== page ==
Guides / Getting analytics / Search analytics

Analytic metrics and reports

The Analytics section of the dashboard contains metrics that help you better understand your end users’ search-related activity. This page outlines those metrics and the different tabs of the Analytics dashboard.

Dashboard metrics

The metrics in the Overview tab and others come in two categories: out of the box metrics and click and conversion metrics. Click and conversion metrics only appear if your plan includes Event Analytics and if you’ve implemented event tracking.

All metrics on all tabs are index specific. If you’re seeing unexpected metrics, make sure you’ve selected the correct index and Date range. You can toggle Include all replicas to aggregate replica index analytics.

Out of the box metrics

Analytics dashboard

Total Users

Total Searches

  • How many searches were performed.
  • As-you-type searches are aggregated. For example, “i” → “ip” → “ipa” → “ipad” counts as one search.
  • The aggregation time frame is 30 seconds. For example, “i” → “ip” → “ipa” → 30 seconds → “ipad” counts as two searches—one for “ipa” one for “ipad”.
  • Searches passed with the analytics parameter set to false aren’t counted. The Browse tab of the Algolia dashboard includes analytics parameter set to false by default.

No Results Rate (%)

  • The percentage of searches that returned no results.
  • No results means that the Algolia API sent a JSON response containing no hits.

Click and conversion metrics

By looking at click and conversion metrics, you can discover and avoid lost opportunities. An example of a lost opportunity is a best-selling items that has a low click through rate because it appears too low in the search results.

Lost opportunity analysis shows you how to fine tune your search and your products. It can give you direction in improving your relevance settings, rewriting product descriptions, and updating your catalog.

Click and conversion metrics are only available after implementing Click and Conversion Analytics. Otherwise, you see No tracked searches under the click and conversion metrics.

If you’ve implemented Click and Conversion Analytics and still aren’t seeing any click and conversion metrics, it may be because they aren’t being sent properly. For a click or conversion event to count towards click-through-rate and conversion rate, you must include the queryID as part of the event payload. For more information, please see the FAQ on why some click events aren’t used for click analytics.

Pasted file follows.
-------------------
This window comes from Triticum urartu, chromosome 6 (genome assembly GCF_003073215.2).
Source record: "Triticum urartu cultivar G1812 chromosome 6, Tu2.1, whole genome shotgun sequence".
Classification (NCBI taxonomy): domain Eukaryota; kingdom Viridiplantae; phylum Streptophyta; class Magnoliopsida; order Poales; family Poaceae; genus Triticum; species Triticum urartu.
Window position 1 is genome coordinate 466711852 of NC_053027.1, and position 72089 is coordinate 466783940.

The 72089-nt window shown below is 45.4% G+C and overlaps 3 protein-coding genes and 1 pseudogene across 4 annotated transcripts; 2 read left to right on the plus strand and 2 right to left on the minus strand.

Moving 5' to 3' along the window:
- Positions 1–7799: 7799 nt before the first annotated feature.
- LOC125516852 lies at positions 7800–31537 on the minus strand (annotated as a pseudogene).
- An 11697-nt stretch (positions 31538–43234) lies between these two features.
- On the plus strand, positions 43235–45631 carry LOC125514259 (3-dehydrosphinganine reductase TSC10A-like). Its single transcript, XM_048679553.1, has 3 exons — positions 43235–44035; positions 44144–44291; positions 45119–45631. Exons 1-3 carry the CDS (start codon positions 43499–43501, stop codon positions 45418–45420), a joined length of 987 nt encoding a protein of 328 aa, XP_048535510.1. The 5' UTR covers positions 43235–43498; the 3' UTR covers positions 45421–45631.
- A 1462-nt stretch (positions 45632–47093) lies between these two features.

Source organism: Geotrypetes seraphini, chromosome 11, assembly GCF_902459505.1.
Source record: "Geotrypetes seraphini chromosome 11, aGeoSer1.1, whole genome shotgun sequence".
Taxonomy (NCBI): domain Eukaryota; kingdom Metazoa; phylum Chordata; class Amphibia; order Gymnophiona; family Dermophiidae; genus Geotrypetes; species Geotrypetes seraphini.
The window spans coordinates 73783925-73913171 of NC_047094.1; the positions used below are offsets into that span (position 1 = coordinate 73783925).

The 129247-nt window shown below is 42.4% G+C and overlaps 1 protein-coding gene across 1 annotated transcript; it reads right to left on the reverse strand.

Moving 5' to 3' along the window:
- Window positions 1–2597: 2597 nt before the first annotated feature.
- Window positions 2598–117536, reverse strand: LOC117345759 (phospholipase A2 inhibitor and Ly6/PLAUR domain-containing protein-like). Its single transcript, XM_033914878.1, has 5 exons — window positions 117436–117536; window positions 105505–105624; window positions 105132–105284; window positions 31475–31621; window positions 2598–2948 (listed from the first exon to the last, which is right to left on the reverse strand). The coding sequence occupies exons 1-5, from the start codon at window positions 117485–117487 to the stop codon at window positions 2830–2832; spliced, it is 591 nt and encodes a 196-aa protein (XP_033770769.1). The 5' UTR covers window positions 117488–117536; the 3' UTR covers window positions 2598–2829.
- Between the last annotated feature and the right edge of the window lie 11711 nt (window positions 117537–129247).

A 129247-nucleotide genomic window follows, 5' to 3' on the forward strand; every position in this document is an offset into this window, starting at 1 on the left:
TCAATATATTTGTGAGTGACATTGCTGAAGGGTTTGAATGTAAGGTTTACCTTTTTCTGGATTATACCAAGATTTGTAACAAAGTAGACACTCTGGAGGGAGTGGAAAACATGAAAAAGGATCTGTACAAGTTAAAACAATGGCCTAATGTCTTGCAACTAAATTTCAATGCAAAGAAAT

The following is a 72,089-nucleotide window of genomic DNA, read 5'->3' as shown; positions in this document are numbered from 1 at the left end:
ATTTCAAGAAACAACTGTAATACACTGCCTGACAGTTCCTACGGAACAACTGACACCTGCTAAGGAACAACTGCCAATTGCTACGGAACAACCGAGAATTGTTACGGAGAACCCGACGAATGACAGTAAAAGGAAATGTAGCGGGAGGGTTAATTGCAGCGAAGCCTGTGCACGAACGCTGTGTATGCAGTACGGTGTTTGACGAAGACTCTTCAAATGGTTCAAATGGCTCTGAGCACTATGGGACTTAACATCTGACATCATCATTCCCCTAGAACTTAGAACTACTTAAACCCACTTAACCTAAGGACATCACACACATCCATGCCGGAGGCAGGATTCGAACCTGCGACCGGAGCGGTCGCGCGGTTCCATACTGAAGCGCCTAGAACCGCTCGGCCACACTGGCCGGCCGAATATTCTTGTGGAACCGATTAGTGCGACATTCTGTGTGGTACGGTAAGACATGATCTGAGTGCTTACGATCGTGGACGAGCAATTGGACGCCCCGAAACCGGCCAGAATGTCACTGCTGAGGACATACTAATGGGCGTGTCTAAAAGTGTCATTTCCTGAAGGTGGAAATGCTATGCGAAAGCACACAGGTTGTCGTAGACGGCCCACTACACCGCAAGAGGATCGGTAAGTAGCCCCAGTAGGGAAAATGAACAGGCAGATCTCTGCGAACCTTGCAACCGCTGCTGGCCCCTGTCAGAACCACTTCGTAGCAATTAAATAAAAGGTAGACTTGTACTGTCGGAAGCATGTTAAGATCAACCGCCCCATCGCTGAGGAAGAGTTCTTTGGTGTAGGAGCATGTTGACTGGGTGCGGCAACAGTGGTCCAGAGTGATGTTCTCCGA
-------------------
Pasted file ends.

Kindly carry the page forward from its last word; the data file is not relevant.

Click-through Rate (CTR) (%)

  • The percentage of tracked searches (searches with clickAnalytics:true) you sent at least one click event with the associated queryID
  • The number of tracked searches resulting in a click / total number of tracked searches.
  • If a single search generates multiple click events, it doesn’t effect conversion rate differently than if the search generates one click event. When calculating click through rate, each search’s click metric is a yes or no metric—did the search generate at least one click or not?

Conversion Rate (CVR) (%)

  • The percentage of tracked searches (searches with clickAnalytics:true) where you sent at least one conversion event with the associated queryID.
  • The number of tracked searches resulting in a conversion / total number of tracked searches.
  • If a single search generates multiple conversion events, it doesn’t effect conversion rate differently than if the search generates one conversion event. When calculating conversion rate, each search’s conversion is a yes or no metric—did the search generate at least one conversion or not?
  • Conversion events and clicks events are independent. A conversion isn’t linked to a click, only a queryID. Hence you can have conversions without clicks.
Conversion considerations

The conversion rate for an individual query measures the percentage of searches that led your users to take a conversion action. How you define conversions is up to you. Suppose you define “adding an item to the cart” as a conversion event. The conversion rate lets you measure what percentage of searches for “t-shirt” led to adding items to the cart.

While you should send as many types of click and conversion events as are meaningful for your use case, Algolia calculates one overall click-through rate and one overall conversion rate.

No Click Rate (%)

  • The percentage of tracked searches (searches with clickAnalytics:true) that return at least one result but never generate clicks.
  • Calculated based on unique queries. A search is included only if its query never generates any clicks in the given time range.
  • The number of tracked searches with a query that never results in a click / total number queries in tracked searches.

For more information, please see the FAQ on why click-through-rate (CTR) and no-click-rate don’t add up to 100%.

Click Position

The average position of the clicks performed on the search results. Smaller values are better since they indicate that users tended to click higher up in the results.

For example, suppose there are the following clicks for the query

“ipad”:

  • 2 clicks on the first result
  • 1 click on the third result
  • 1 click on the tenth result

The average click position is (1 + 1 + 3 + 10) / 4 = 3.75

Dashboard tabs

Analytics tabs

Each of the dashboard tabs present data in a way to draw specific insights. Most of them present the data in tables that you can sort by clicking on headers. For Searches, Searches without Results, Searches without Clicks, and Results, you can search for a particular search term or result to see its metrics.